• A map showing several Indigenous nations across the country. (SBS News)Source: SBS News
There have long been theories suggesting Indigenous language originated from one place, now research is backing up the claim.
Rangi Hirini

28 Mar 2018 - 3:11 PM  UPDATED 28 Mar 2018 - 3:11 PM

After three years studying one of the world’s oldest living cultures, researchers at the University of Newcastle (UNO) and the Western Sydney University (WSU) claim they have found evidence that all Indigenous languages come one from one ancestor: Proto-Australian.

The research suggests Proto-Australian was spoken prior to the first ice age, and that the current Aboriginal and Torres Strait Islander languages spoken throughout the country developed and spread only 12,000 years ago. 

UON Chief Investigator and historical linguist, Associate Professor Mark Harvey, hopes the research will enhance the understanding of Australian and human history.

“This is the first demonstration that all Australian languages are part of the same language family. This language family spread across all of Australia, presumably from a small area in Northern Australia. This spread is likely to have been carried out by at least some population movement whose material and genetic traces have remained somewhat elusive,” he said.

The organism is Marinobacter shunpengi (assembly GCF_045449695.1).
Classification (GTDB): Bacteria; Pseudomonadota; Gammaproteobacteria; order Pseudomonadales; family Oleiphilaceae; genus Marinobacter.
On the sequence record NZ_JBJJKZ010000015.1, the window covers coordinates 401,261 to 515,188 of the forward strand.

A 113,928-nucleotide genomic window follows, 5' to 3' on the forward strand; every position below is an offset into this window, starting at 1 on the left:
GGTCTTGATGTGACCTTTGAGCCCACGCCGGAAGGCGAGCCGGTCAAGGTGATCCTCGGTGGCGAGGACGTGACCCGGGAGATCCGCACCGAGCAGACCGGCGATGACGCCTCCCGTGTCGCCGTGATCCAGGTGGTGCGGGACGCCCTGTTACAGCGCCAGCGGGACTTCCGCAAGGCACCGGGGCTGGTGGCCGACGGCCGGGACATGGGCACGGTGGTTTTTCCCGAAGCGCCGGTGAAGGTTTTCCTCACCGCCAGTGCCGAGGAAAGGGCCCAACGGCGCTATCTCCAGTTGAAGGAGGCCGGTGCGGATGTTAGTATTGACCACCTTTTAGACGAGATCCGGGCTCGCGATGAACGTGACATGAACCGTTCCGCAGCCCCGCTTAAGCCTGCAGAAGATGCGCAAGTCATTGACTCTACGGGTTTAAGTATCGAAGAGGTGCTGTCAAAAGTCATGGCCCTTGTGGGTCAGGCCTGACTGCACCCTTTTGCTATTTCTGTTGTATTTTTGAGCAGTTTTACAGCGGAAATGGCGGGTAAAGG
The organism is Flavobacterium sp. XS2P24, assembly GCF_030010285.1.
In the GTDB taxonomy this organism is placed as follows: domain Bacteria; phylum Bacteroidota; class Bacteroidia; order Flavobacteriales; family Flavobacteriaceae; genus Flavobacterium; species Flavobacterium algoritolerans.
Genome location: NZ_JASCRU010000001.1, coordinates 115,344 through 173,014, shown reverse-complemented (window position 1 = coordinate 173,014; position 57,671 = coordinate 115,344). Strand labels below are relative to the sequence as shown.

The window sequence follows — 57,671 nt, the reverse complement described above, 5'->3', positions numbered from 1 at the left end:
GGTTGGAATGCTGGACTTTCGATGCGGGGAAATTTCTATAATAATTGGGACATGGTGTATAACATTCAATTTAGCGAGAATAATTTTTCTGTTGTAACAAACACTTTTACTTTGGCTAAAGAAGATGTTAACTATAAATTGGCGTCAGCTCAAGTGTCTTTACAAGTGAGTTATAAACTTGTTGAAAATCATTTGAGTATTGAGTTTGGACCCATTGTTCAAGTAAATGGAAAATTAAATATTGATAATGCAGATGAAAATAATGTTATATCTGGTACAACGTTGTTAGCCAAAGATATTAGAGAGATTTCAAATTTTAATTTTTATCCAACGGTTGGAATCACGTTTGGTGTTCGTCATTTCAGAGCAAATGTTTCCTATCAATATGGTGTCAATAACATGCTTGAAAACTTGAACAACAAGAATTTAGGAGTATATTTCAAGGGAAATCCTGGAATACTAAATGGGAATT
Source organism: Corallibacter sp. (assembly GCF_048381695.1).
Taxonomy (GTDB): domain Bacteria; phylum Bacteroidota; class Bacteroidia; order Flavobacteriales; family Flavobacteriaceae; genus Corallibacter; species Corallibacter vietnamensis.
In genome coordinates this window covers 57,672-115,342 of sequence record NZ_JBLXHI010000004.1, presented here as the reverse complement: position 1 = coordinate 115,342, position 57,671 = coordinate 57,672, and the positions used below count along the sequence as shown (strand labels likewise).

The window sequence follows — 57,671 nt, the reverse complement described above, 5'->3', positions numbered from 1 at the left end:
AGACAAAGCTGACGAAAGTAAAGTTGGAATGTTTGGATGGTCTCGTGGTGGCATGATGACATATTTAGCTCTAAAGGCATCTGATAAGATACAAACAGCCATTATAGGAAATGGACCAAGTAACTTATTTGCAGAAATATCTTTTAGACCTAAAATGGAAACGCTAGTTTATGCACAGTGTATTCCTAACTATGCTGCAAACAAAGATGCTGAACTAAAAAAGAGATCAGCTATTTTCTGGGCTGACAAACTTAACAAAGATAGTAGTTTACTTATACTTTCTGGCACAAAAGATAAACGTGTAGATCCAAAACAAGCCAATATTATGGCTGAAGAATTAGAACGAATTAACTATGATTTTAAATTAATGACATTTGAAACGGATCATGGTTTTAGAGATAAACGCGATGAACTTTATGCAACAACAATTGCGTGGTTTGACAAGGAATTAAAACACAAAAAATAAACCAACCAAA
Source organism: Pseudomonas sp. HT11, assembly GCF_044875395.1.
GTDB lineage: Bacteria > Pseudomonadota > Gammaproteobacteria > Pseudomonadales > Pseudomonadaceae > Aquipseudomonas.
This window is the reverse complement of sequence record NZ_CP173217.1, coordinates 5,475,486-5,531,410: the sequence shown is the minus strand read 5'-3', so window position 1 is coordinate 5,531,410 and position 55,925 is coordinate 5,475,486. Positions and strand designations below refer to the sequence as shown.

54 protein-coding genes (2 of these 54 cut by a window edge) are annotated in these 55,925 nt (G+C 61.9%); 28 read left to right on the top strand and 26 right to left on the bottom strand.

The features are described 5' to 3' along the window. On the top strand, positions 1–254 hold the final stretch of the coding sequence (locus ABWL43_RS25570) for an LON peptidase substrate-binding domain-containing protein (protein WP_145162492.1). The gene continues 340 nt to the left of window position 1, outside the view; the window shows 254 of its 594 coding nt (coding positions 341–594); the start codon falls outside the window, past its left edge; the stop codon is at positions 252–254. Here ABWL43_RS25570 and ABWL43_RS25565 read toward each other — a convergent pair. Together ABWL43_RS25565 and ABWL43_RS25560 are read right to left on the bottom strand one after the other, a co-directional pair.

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The research used a standard method in historical linguistics to establish whether the similarity between languages was due to inheritance from a common ancestor.

WSU Chief Investigator, Associate Professor Robert Mailhammer, said the findings revealed Indigenous language had recurrent similarities that wouldn’t have been passed through human contact or chance.

“We discovered that the sounds of words we compared showed recurrent systematic differences and similarities across a set of languages that are spread out in a geographically discontinuous way - which makes it very unlikely that they are the result of chance or language contact,” he said. 

The collaborative research between the University of Newcastle and Western Sydney University questions how the current 250 languages spread throughout the country.

The key research findings were published in the leading journal of historical linguistics, Diachronica. 


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